Today a group of research library and higher education leadership associations released Implementing Effective Data Practices: Stakeholder Recommendations for Collaborative Research Support. In this new report, experts from library, research, and scientific communities provide key recommendations for effective data practices to support a more open research ecosystem. In December 2019, an invitational conference was convened by the Association of Research Libraries (ARL), the California Digital Library (CDL), the Association of American Universities (AAU), and the Association of Public and Land-grant Universities (APLU). The conference was sponsored by the US National Science Foundation (NSF).
The conference focused on designing guidelines for (1) using persistent identifiers (PIDs) for data sets, and (2) creating machine-readable data management plans (DMPs), two data practices that were recommended by NSF. Professor Joel Cutcher-Gershenfeld, of Heller School for Social Policy and Management at Brandeis University, designed and facilitated the convening with the project team.
The project team includes: John Chodacki from California Digital Library, Cynthia Hudson-Vitale from Pennsylvania State University, Natalie Meyers from University of Notre Dame, Jennifer Muilenburg from University of Washington, Maria Praetzellis from California Digital Library, Kacy Redd from Association of Public and Land-grant Universities, Judy Ruttenberg from Association of Research Libraries, and Katie Steen from the Association of American Universities. There were additional contributions from Joel Cutcher-Gershenfeld from Brandeis University and Maria Gould from California Digital Library.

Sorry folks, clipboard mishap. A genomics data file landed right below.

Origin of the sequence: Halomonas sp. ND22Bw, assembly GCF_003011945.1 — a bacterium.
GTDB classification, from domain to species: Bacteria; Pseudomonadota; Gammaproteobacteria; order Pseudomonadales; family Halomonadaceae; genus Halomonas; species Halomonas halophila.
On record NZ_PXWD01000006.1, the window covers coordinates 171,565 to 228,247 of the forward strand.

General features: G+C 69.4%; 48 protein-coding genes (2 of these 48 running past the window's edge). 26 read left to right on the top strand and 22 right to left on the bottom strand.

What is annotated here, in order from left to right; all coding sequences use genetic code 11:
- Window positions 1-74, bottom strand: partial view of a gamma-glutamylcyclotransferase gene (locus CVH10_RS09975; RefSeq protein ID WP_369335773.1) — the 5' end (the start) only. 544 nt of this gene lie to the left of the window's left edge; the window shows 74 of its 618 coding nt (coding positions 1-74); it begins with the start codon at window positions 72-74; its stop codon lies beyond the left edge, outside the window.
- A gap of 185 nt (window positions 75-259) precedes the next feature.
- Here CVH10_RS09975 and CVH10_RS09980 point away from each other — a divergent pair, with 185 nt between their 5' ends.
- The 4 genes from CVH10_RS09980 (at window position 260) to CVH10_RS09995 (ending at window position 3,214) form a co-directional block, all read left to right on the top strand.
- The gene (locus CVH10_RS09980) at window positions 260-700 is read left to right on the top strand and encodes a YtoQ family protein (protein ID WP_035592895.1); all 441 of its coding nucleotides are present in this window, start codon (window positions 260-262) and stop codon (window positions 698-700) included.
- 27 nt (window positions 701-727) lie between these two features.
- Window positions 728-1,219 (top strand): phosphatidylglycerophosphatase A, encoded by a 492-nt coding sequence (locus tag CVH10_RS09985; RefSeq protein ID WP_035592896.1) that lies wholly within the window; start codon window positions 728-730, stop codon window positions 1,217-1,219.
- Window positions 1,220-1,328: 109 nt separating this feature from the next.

Based on the information and insights shared during the conference, the project team developed a set of recommendations for the broad adoption and implementation of NSF’s recommended data practices. The report focuses on recommendations for research institutions and also provides guidance for publishers, tool builders, and professional associations. The AAU-APLU Institutional Guide to Accelerating Public Access to Research Data, forthcoming in spring 2021, will include the recommendations.
Five key takeaways from the report are:
- Center the researcher by providing tools, education, and services that are built around data management practices that accommodate the scholarly workflow.
- Create closer integration of library and scientific communities, including researchers, institutional offices of research, research computing, and disciplinary repositories.
- Provide sustaining support for the open PID infrastructure that is a core community asset and essential piece of scholarly infrastructure. Beyond adoption and use of PIDs, organizations that sustain identifier registries need the support of the research community.
- Unbundle the DMP, because the DMP as currently understood may be overloaded with too many expectations (for example, simultaneously a tool within the lab, among campus resource units, and with repositories and funding agencies). Unbundling may allow for different parts of a DMP to serve distinct and specific purposes.
- Unlock discovery by connecting PIDs across repositories to assemble diverse data to answer new questions, advance scholarship, and accelerate adoption by researchers.
The report is intended to encourage collaboration and conversation among a wide range of stakeholder groups in the research enterprise by showcasing how collaborative processes help with implementing PIDs and machine-actionable DMPs (maDMPs) in ways that can advance public access to research.
About the Association of Research Libraries